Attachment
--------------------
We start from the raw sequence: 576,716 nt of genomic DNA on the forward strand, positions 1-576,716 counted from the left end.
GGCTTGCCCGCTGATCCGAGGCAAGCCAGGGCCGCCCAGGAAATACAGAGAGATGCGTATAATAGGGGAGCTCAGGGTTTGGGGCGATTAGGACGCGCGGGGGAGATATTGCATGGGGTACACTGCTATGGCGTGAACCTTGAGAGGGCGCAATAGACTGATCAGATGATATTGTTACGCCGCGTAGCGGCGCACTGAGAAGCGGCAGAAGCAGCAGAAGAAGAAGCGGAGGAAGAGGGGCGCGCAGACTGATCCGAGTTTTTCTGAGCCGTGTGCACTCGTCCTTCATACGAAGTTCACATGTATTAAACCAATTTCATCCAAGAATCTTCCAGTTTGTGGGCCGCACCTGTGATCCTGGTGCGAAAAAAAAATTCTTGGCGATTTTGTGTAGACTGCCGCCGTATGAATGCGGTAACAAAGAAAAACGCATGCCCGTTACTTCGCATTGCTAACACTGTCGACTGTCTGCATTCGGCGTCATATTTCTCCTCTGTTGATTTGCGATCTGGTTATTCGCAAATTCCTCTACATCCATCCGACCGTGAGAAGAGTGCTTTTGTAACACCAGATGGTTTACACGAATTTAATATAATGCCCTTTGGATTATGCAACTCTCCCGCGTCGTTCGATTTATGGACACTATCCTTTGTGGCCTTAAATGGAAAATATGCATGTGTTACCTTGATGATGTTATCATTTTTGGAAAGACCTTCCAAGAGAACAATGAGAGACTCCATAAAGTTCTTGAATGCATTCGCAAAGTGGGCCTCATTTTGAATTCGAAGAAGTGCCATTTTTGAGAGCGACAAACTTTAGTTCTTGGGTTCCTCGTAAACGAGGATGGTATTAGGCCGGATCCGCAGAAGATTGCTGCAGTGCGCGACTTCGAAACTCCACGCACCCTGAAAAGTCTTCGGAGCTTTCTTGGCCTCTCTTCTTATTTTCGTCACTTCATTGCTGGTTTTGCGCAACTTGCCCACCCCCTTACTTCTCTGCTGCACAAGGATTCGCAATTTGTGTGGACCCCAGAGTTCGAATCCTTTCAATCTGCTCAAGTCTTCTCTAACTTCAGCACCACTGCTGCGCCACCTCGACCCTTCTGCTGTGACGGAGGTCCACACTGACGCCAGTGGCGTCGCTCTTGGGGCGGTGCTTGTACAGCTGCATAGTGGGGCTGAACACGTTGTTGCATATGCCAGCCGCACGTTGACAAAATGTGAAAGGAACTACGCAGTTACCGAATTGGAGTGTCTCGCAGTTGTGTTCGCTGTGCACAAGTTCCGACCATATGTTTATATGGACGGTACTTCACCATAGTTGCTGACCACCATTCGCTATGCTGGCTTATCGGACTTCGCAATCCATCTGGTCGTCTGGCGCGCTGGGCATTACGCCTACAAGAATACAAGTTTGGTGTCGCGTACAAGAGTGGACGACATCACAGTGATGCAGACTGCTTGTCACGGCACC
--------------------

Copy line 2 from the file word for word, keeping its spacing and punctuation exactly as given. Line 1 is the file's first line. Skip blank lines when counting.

GGCTTGCCCGCTGATCCGAGGCAAGCCAGGGCCGCCCAGGAAATACAGAGAGATGCGTATAATAGGGGAGCTCAGGGTTTGGGGCGATTAGGACGCGCGGGGGAGATATTGCATGGGGTACACTGCTATGGCGTGAACCTTGAGAGGGCGCAATAGACTGATCAGATGATATTGTTACGCCGCGTAGCGGCGCACTGAGAAGCGGCAGAAGCAGCAGAAGAAGAAGCGGAGGAAGAGGGGCGCGCAGACTGATCCGAGTTTTTCTGAGCCGTGTGCACTCGTCCTTCATACGAAGTTCACATGTATTAAACCAATTTCATCCAAGAATCTTCCAGTTTGTGGGCCGCACCTGTGATCCTGGTGCGAAAAAAAAATTCTTGGCGATTTTGTGTAGACTGCCGCCGTATGAATGCGGTAACAAAGAAAAACGCATGCCCGTTACTTCGCATTGCTAACACTGTCGACTGTCTGCATTCGGCGTCATATTTCTCCTCTGTTGATTTGCGATCTGGTTATTCGCAAATTCCTCTACATCCATCCGACCGTGAGAAGAGTGCTTTTGTAACACCAGATGGTTTACACGAATTTAATATAATGCCCTTTGGATTATGCAACTCTCCCGCGTCGTTCGATTTATGGACACTATCCTTTGTGGCCTTAAATGGAAAATATGCATGTGTTACCTTGATGATGTTATCATTTTTGGAAAGACCTTCCAAGAGAACAATGAGAGACTCCATAAAGTTCTTGAATGCATTCGCAAAGTGGGCCTCATTTTGAATTCGAAGAAGTGCCATTTTTGAGAGCGACAAACTTTAGTTCTTGGGTTCCTCGTAAACGAGGATGGTATTAGGCCGGATCCGCAGAAGATTGCTGCAGTGCGCGACTTCGAAACTCCACGCACCCTGAAAAGTCTTCGGAGCTTTCTTGGCCTCTCTTCTTATTTTCGTCACTTCATTGCTGGTTTTGCGCAACTTGCCCACCCCCTTACTTCTCTGCTGCACAAGGATTCGCAATTTGTGTGGACCCCAGAGTTCGAATCCTTTCAATCTGCTCAAGTCTTCTCTAACTTCAGCACCACTGCTGCGCCACCTCGACCCTTCTGCTGTGACGGAGGTCCACACTGACGCCAGTGGCGTCGCTCTTGGGGCGGTGCTTGTACAGCTGCATAGTGGGGCTGAACACGTTGTTGCATATGCCAGCCGCACGTTGACAAAATGTGAAAGGAACTACGCAGTTACCGAATTGGAGTGTCTCGCAGTTGTGTTCGCTGTGCACAAGTTCCGACCATATGTTTATATGGACGGTACTTCACCATAGTTGCTGACCACCATTCGCTATGCTGGCTTATCGGACTTCGCAATCCATCTGGTCGTCTGGCGCGCTGGGCATTACGCCTACAAGAATACAAGTTTGGTGTCGCGTACAAGAGTGGACGACATCACAGTGATGCAGACTGCTTGTCACGGCACC